Eugene continues his description of the public honoring of the Cross in Marseilles, despite the opposition of the civil authorities.
The only ones put out were the mayor and some members of a sect opposed to religion. Letter followed letter on the subject, visits and warnings from the police, threats and dreadful ire.
Luckily, in the interval that has elapsed since the glorious days (of the revolution), we have taken to heart its message of freedom which we as much as everyone else must be entitled to.
In line with that our replies were firm and our determination to exploit our rights steadfast. Although the mayor wrote that if the Bishop would not renounce his project to hold the precession, he would hold him responsible for every eventuality, the procession took place. His threat would perhaps have intimidated other men, as on the vigil and the day preceding the vigil he had let a band of thugs roam the town singing the Marseillaise and end up by breaking windows in the St. John district.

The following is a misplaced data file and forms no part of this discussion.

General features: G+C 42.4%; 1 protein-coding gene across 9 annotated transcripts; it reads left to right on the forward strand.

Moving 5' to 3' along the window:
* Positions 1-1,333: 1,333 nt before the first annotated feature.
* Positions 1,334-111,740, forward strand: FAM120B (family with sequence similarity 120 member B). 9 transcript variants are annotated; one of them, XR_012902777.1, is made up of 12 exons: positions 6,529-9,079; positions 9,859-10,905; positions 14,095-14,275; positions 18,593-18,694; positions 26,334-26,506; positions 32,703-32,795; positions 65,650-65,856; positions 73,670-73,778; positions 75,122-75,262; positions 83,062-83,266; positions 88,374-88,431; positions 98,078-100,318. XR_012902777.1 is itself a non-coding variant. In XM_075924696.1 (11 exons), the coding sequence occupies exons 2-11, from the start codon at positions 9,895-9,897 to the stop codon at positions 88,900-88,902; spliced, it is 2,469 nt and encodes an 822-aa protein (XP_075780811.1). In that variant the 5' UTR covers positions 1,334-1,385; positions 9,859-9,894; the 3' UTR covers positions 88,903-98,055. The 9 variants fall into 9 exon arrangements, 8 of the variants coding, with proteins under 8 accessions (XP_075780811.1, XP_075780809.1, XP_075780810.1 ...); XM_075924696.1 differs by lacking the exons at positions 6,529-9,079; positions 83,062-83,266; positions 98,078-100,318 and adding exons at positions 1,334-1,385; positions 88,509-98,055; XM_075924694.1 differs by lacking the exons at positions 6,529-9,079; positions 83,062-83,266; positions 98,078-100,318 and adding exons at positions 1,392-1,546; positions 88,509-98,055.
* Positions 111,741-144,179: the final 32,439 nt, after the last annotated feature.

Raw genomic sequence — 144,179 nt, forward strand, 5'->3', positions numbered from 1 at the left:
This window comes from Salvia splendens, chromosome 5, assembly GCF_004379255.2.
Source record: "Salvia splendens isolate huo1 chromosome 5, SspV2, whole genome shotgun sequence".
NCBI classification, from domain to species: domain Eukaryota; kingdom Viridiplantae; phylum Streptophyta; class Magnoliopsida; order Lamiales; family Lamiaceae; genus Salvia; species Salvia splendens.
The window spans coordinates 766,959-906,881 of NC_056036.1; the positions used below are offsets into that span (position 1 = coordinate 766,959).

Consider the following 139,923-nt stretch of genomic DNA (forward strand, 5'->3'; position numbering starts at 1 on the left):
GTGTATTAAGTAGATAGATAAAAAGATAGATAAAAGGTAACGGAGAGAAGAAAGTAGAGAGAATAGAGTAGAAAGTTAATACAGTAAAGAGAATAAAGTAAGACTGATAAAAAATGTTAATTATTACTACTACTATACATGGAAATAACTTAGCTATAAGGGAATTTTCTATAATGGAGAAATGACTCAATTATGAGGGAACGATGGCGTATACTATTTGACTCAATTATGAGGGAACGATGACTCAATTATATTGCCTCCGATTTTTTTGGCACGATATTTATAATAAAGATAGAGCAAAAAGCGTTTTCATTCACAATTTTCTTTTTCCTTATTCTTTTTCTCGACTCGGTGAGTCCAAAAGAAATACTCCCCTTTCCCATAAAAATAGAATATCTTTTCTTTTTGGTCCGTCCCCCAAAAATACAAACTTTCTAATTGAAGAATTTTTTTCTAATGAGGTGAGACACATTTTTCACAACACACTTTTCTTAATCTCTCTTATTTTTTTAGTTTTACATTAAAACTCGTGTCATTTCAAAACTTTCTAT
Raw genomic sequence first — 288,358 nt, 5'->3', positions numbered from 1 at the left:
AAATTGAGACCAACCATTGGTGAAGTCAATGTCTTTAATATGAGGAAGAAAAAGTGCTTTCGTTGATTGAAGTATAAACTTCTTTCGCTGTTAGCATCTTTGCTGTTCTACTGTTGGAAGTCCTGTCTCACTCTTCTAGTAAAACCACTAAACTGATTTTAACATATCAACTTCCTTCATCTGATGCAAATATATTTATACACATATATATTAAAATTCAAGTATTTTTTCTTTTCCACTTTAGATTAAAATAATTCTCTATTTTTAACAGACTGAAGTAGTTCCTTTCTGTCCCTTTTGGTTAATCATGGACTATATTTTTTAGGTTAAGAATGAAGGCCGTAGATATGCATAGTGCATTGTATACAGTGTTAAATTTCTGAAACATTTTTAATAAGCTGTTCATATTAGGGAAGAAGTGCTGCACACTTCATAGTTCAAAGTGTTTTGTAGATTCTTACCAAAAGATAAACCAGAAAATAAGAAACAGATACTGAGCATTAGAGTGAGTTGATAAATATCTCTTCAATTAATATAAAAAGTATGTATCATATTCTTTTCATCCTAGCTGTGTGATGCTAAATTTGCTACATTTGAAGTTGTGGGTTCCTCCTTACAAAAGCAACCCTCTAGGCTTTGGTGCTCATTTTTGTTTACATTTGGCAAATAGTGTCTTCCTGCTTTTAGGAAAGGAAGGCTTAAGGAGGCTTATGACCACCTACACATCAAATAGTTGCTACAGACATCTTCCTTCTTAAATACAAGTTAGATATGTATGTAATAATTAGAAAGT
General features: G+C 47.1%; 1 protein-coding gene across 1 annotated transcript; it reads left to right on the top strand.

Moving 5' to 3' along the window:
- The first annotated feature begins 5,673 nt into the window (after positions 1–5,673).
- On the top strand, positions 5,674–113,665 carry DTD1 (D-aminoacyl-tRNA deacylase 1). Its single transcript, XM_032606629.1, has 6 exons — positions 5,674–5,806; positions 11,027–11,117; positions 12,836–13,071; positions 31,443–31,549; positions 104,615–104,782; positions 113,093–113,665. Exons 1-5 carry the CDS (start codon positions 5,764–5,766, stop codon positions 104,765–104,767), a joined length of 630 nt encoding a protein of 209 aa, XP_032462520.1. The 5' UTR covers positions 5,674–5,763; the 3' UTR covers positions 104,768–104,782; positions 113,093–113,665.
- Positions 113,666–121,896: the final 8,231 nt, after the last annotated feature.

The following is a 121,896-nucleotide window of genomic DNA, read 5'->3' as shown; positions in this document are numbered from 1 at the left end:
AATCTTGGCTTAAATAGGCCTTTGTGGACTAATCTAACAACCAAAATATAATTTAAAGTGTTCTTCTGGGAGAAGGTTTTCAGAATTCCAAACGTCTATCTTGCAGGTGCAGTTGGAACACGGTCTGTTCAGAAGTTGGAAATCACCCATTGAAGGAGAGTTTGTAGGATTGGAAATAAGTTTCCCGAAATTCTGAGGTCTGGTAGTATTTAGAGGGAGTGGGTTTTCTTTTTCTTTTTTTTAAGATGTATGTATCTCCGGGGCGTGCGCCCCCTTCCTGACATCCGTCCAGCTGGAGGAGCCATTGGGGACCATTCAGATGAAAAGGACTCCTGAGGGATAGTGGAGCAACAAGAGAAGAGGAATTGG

But we placed our trust in the Lord and in our people’s good sense. The Bishop wanted to take part in the procession. Nothing like it has been seen since the mission. Good order, piety and joy overflowing amongst the faithful. The presence of the crowd around the cross went on throughout the day and it was quite a job to move them out from the Calvaire – from the outer boundary I mean. Needless to say, that the church was full too – when we wanted to lock up at nightfall.
There were no incidents, whether in the course of the procession or later, that could have given the least cause for alarm; on the contrary, tears flowed from all eyes as countless throats cried out with full voice: Long live Jesus, long live his cross! etc. Given the situation, it was very moving.
Letter to Jean Baptiste Mille, 7 May 1831, EO VIII n 390